Sunday, August 20, 2017

This is Not Benchwork...Yet

Ikea furniture seems to have become fodder for small layout builders as potential benchwork.  It is mentioned in Iain Rice's perennial "Small, Smart and Practical" layout design book (terrific eye candy, that stuff!) and a quick Google search will turn up some fine examples of others who have "hacked" Ikea furniture into all sorts of things.  Bernie Kempinski even used some under one of his layouts and another modeler posted a link in the comments to his use of IVAR shelving as benchwork here:

http://usmrr.blogspot.com/2015/03/ivar-instant-benchwork.html

I have now joined the ranks of Ikea Hackers, though not formally on their website.  My eldest needed a desk in his room but had these "GORM" shelves.  They came with our last house and moved with us to this one.  After a bit of cogitating I determined that I could use the components from the shelves plus a few planks from the store and arrive at a desk/shelf combo for his room.  With the leftover bits I could then create benchwork that doubles as shelving for the layout space in the living room.

Here is the desk/shelf combo (minus the desk top still to come) in my son's room:


And here are the bits left over, some of which will be used in the benchwork:


BTW, I am hoping to make this Sunday afternoon posting a regular occurrence.  I have been successful at fighting my perfectionist tendencies lately...they tend to get in the way of all kinds of productivity and fun.  So these blog posts may not be as polished as they could be, but I will be sharing content and hopefully eventually gaining a few more readers who share my interests.  If you like this sort of stuff, please share with others who do also.

Sunday, August 13, 2017

Let there be...

Layout!

AND, light.  Both are important, almost equally so.  You can have a layout poorly lit and all your hard work isn't shown in its best light, literally.  OR, you can have a well-lit space with no layout, yet.  That's nice but it isn't always the order it happens.  A space might look well lit until you put a layout in it and realize you need more light.

That was the case here in my living room.  I pulled out the timesaver and set it on a shelf unit next to the workbench.  I knew the workbench needed additional light and so I found a terrific vintage fluorescent desk lamp that made all the difference in the world.  Yet somehow I didn't think about future layout space and how it would be lit until the layout was in the space.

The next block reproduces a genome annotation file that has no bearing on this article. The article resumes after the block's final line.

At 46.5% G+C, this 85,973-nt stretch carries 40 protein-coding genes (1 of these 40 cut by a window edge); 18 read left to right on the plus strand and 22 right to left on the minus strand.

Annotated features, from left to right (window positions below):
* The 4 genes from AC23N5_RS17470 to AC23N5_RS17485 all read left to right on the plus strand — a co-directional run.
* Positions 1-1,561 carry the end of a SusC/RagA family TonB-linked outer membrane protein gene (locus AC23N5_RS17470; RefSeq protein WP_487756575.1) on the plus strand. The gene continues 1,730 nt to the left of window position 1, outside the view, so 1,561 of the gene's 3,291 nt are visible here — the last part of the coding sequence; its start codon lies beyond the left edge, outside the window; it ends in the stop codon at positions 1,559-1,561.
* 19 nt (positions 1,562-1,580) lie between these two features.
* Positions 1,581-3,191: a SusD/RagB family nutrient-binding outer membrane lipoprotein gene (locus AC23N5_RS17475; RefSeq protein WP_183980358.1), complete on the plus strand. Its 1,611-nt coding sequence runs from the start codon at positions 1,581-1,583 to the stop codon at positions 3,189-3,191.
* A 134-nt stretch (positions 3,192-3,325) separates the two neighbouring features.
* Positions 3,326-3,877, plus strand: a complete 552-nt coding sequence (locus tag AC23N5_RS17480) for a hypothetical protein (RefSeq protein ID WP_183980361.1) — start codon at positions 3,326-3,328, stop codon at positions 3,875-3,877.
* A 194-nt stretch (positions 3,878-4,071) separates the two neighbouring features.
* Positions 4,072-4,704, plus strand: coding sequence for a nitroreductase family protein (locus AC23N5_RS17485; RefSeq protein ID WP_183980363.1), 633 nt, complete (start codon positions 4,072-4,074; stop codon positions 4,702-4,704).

After a trip to our local hardware store I brought home a pair of basic T-12 two-bulb four foot shop lights.  A few moments later I had found the rafter above the ceiling, conveniently placed 32" from the wall.  Four holes in the ceiling, four hooks followed, and then...I needed S hooks!  Why is it every project takes multiple hardware store trips?  I've heard three is average.

Eventually I got the lights up with no trouble.  The cords are plugged into a medium duty grounded extension cord that runs down the wall along a strip of molding for the workbench window.  The MRC Prodigy Express came out of its packing and within moments I had a train running. 

Here are three images; before the lights, before with flash, and after (without flash).  Camera set to auto for all three.  Pay attention to the shadows.





I can stand with my head and shoulders over the layout and the area in front is still adequately lit thanks to the broad, even light reflected off the wall.  Eventually some of the old blue backdrop I brought with me from the bonus-room layout will hang here like a picture.  But for now I have not let the perfect stand in the way of the good, and I am having a ball running trains again.

Tuesday, December 13, 2016

A Fantastic Beast

...and where to find it?  The Nevada State Railroad Museum.

Let's look inside this beautiful creature:



 Can you guess the species of this truly fantastic beast? 





I captured a few images of the exterior of this tremendous and beautiful thing, but there are far better out there and Google can help you find them, I'm sure.  These images were made with my new Kindle Fire (an early Xmas present), and I'm still learning how to use it.

Sunday, November 20, 2016

Vintage Victory!

At the recent Great Train Expo in Santa Rosa I found the sort of dealer who carries the sort of trains I like to buy at the sort of prices I can't refuse.  Most were rare, long out of production cars, priced between 2 and 5 dollars, depending on the condition.  I found these three I couldn't live without: